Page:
This wonderful 3.5 mile off leash loop can easily be extended in several different spots. It also has water and restroom access, tho you should always bring your own water in case it is shut off. For Chico, depending on length of hike or pack balancing, I use different sizes of
Gulpy Water Dispenser for Pet, 20-Ounce I only do this loop when it isn’t hot out, as the Meadows Canyon Trail portion is almost all direct Sun Light. Wildcat GorgeTrail is almost all Shade on this portion of the loop, and so is Curran Trail. There can be bike and horse traffic on this loop, but most people ring a bell or give me time to call Chico to heel, if he is not already there. If you don’t know how your dog will react to bikes or horses, best to keep them leashed until you do, and always be looking around. The Image below is a bit short mileage wise because I started the app late.
I prefer the Inspiration Point Staging area since it is a larger staging area with people scattered about, and from here you can also access the Nimitz Trail and Sea View Trail, the Nimitz is on leash, Sea View Trail is not, but crosses the Park Road if you catch it from Curran Trail, and that road can be quite busy with speedy people sometimes. There is a rest room at the Trail Head, as well as a bulletin board, and maps that you can take with you. I’ve written a bit about the Nimitz trail in an earlier post.
Starting off, no matter which way we go on the loop, we start on Curran Trail and descend down to the first trail Intersection, Meadows Canyon is on the right, a bit further up is Sea View Trail. We usually take Meadows Canyon for the first leg of the loop instead of staying on Curran as it is a fairly smooth and easy descent down to Wildcat Gorge Trail, but is steeper on the way back up:) On this part, I let Chico off leash, as it is a wide fire road type path with no sudden drop offs at the edge of the trail, and plenty of fun things for him to sniff and roll around in!
Once you reach Wildcat Gorge Trail, there is a visible drinking fountain, picnic area, and further into the parking lot a couple Porta Johns. From here, instead of getting right back onto the loop, you can also choose to explore all the large picnic alcoves, or find some other trails such as The Selby Trail. The Tilden Nature Area is close to here, and has many trails, but doesn’t allow dogs.
On Wildcat Gorge there is a creek, with fences, and no dogs are allowed in the creek because of Trout preservation. I try to respect this, so if Chico is having a day where he wants to try slip under a fence and run to the creek, and hesitates at all to recall, I usually leash him back up. It should be noted that dogs can really sick from trout and salmon flukes, which they can get at playing in creeks. Search Salmon poisoning and Elokimon Fever, or read this link https://oregonvma.org/care-health/salmon-poisoning-disease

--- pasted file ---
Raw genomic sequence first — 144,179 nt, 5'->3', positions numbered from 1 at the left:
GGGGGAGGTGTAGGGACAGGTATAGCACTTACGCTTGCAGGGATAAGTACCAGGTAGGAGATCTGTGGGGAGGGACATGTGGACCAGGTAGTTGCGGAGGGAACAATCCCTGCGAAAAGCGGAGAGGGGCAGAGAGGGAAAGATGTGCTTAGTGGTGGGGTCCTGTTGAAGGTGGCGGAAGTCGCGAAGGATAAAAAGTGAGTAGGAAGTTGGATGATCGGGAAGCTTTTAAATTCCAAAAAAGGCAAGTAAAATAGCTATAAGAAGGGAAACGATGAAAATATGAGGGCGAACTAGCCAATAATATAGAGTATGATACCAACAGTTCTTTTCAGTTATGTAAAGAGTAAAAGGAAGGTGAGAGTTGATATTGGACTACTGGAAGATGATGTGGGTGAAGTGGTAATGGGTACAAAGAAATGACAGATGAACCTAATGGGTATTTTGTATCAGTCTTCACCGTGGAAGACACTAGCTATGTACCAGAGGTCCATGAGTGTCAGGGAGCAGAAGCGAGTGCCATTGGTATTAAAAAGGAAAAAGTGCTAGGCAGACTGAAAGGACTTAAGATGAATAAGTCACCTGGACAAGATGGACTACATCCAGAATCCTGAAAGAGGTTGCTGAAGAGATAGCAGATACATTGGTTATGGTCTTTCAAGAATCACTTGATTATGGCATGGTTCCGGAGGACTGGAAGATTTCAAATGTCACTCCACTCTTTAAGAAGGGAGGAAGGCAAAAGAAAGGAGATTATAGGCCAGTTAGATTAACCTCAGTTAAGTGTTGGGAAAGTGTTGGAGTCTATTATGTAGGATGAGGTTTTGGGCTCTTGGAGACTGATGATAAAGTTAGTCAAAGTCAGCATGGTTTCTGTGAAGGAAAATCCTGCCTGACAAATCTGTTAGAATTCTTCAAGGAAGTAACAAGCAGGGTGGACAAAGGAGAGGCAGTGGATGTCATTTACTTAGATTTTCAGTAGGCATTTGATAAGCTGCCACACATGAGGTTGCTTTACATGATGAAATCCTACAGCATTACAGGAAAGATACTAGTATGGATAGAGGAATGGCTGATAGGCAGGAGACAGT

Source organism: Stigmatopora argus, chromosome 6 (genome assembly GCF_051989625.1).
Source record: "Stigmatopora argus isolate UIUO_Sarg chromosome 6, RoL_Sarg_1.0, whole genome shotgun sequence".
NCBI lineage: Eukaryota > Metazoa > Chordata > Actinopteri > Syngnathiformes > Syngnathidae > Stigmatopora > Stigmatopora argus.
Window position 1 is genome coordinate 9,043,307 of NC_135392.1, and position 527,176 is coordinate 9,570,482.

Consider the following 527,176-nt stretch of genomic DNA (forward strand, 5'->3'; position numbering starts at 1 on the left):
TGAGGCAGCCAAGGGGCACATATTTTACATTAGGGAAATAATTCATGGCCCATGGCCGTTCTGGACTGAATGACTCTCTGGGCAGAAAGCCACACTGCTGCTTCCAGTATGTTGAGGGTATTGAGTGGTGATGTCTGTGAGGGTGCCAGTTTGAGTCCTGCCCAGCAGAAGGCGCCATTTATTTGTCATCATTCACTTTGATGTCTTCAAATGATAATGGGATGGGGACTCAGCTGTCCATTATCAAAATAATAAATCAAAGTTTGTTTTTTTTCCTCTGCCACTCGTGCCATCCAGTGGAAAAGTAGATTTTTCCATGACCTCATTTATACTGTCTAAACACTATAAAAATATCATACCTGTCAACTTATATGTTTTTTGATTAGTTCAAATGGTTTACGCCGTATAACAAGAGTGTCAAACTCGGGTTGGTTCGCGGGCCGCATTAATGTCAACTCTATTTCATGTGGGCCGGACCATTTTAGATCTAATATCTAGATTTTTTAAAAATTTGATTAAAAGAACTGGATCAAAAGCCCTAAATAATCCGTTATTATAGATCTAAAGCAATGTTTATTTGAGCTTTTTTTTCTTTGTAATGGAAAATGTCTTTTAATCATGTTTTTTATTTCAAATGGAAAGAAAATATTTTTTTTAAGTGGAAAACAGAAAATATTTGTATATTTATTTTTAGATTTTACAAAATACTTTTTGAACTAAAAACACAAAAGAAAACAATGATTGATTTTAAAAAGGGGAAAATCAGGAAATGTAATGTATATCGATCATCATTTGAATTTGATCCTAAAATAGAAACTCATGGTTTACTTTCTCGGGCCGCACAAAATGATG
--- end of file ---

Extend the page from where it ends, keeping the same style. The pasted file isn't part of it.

I love this trail, and spend a lot of time on it and around it during the summer when it is hot, it is larger than the portion of it on this loop and I hope to write about it soon. Portions of it are a bit more fun with tree roots to climb over like steps, but it is mostly easy. There is also a big tree cave right on the side of the trail that Chico loves to play in. And there are a couple open areas if you want to play fetch.
When you get to the Curran Trail Intersection, there is a small parking lot off the the right about 50 ft, and if you follow that road up 1/16th of a mile you will see a place to get water and a restroom. You can choose to go straight on the Wildcat Gorge Trail for a bit, and up to Lake Anza where some dogs like to jump in:) As you approach Lake Anza there is a small abandoned shack to sniff, and also a tiny cave that you can scrabble to. There is a trail that wraps around Lake Anza, it can be pretty rough, and there are warning signs.
It’s kind of a steep hike up to the lake this way. You can also get off the trail here, and go to the people side of Lake Anza and there are restrooms here, as well as a snack shop that I think is only open in the summer and closes at 3 PM. If you find the climb too steep or muddy, you can double back and get there from the park road at the Curran Trail Intersection, and probably other ways that I haven’t explored yet.
Back onto Curran Trail. you start an easy ascent back to the Inspiration Point Staging Area. I leash Chico for portions of this, as there are a couple little paths that he wants to dart down, a couple small drop offs, and when you get near the top again, the trail runs close to the park road, and I don’t want to take any chances that something makes him bolt and he runs across that road. If there is one thing that I have learned hiking, expect the unexpected.
Have a Pawsome adventure!
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